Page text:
Context: Unregulated production of spirits in many countries leads to products containing appreciable levels of aliphatic alcohols (AAs) and is the main source of human exposure to these substances worldwide. Previous studies have confirmed that alcohol abuse can lead to ethanol-induced immunosuppression and thereby increased susceptibility to infectious diseases. Granulocytes, as professional phagocytic cells, play a crucial role in engulfment and killing of pathogenic microorganisms. Thus, a decrease in their phagocytic activity has been invoked as a factor in the impaired antimicrobial defense observed in alcoholics. However, AAs consumed as contaminants of illicit spirits may also influence phagocytosis, thereby contributing to a further decrease in microbicidal activity but, so far, this has not been studied. Objective: Therefore, the aim of this study was to measure granulocyte phagocytosis following treatment of granulocytes with those higher alcohols found in illegal spirits. Materials and methods: Granulocytes were isolated from human peripheral blood. Then phagocytosis of opsonized zymosan particles by granulocytes treated with AAs individually and in combination was determined. Results: These alcohols inhibited phagocytosis in a concentration-dependent manner and at lower concentrations when combined than when tested individually. Discussion and conclusion: Due to their synergistic effects, it is possible that, in combination with ethanol, they may inhibit phagocytosis in a clinically meaningful way in episodic heavy drinkers.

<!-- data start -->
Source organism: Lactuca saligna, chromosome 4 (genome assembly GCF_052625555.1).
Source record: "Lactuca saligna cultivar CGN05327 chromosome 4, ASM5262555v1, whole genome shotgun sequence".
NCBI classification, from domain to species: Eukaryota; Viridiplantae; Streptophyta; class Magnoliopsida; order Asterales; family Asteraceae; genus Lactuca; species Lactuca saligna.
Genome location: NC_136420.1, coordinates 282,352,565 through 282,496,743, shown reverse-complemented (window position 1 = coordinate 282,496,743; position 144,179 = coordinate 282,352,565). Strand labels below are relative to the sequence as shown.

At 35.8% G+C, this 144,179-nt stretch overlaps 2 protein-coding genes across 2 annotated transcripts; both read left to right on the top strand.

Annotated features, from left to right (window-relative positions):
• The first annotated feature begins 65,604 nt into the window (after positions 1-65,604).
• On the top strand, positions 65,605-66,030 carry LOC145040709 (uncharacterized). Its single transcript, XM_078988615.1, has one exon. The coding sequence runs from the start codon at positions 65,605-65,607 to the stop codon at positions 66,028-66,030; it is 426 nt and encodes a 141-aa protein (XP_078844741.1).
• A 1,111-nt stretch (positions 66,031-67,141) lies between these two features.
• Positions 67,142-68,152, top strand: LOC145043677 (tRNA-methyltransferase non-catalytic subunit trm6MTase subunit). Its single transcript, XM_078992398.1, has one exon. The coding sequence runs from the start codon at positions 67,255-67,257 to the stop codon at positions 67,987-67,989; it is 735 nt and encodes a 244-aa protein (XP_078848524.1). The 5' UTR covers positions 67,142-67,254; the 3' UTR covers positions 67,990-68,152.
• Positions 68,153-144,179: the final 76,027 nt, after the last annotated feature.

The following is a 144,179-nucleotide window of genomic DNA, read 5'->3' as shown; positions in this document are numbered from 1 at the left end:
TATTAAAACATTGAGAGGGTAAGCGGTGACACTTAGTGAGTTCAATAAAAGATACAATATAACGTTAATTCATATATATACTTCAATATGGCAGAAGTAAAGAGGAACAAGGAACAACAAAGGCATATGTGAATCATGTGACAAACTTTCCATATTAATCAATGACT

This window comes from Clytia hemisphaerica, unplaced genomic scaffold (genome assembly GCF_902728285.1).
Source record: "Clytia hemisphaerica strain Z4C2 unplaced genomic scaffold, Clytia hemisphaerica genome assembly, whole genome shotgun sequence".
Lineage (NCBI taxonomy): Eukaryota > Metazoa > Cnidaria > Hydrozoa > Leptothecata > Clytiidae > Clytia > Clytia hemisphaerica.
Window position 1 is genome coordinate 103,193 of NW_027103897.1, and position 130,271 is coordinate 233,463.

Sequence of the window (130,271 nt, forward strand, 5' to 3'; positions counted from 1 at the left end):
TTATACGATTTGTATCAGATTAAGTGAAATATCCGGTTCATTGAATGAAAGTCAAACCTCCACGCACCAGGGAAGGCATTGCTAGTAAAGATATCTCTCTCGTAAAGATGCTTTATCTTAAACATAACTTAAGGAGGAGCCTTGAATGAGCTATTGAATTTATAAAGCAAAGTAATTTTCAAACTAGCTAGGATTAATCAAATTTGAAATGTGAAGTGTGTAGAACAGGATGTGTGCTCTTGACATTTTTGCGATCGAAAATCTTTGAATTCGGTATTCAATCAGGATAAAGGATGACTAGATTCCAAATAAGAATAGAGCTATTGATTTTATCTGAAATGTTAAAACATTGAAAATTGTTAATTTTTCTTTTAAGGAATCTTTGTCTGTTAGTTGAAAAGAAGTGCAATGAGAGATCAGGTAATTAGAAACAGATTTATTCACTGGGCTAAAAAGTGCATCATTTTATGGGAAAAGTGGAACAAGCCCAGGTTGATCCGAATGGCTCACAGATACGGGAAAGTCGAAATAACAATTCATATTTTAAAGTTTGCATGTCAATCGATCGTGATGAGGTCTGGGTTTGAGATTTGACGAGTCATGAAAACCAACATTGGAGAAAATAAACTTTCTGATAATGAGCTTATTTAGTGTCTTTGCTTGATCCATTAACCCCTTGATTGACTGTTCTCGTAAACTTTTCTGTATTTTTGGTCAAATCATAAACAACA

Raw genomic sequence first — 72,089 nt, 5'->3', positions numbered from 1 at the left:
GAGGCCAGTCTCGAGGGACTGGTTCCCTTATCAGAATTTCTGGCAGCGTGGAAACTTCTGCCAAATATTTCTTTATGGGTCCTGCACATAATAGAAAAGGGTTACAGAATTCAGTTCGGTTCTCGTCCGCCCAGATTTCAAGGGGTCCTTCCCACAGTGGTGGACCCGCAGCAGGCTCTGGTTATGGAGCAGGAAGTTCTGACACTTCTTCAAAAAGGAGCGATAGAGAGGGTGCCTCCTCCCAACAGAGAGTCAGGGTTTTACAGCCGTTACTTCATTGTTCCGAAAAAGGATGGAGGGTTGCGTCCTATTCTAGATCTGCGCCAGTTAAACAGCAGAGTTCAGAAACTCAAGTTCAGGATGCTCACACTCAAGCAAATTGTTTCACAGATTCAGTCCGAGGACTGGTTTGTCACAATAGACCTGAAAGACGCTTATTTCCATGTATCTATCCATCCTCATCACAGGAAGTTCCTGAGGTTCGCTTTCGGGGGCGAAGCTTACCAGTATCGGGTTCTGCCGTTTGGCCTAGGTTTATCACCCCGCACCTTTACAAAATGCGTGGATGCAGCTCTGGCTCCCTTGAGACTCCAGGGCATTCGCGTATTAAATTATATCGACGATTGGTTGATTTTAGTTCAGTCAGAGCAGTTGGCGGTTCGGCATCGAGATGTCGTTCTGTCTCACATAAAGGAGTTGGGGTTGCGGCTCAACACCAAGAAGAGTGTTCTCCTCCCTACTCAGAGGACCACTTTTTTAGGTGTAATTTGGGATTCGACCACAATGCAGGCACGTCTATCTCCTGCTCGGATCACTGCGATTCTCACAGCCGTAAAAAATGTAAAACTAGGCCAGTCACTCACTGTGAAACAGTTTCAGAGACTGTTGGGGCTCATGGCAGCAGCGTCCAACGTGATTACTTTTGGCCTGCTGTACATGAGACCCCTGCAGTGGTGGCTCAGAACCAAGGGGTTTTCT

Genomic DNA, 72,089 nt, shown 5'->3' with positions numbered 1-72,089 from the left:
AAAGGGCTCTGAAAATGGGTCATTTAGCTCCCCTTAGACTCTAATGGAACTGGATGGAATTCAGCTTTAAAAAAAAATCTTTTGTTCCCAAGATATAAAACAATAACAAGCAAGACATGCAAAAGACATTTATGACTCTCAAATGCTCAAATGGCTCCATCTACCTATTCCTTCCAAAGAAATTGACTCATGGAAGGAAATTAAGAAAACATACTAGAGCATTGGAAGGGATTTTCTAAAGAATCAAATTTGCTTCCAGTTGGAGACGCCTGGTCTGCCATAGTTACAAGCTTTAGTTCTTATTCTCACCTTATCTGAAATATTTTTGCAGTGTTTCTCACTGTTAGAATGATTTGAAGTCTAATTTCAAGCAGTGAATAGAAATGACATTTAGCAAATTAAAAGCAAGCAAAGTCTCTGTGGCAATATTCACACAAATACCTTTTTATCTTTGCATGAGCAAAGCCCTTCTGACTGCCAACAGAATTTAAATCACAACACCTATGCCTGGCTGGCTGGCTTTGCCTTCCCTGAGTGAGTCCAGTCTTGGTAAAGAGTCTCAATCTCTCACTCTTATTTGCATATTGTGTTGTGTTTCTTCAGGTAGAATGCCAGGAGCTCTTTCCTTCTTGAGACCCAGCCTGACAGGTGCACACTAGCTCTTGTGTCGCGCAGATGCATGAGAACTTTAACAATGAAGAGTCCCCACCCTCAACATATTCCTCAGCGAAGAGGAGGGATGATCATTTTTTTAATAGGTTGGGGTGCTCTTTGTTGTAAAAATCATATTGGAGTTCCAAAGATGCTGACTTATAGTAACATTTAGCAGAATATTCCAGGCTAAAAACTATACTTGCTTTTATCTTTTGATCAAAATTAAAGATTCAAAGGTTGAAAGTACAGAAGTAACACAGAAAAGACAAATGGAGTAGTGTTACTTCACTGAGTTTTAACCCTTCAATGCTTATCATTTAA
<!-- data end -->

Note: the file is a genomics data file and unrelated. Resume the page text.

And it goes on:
ASJC Scopus subject areas
- Immunology and Allergy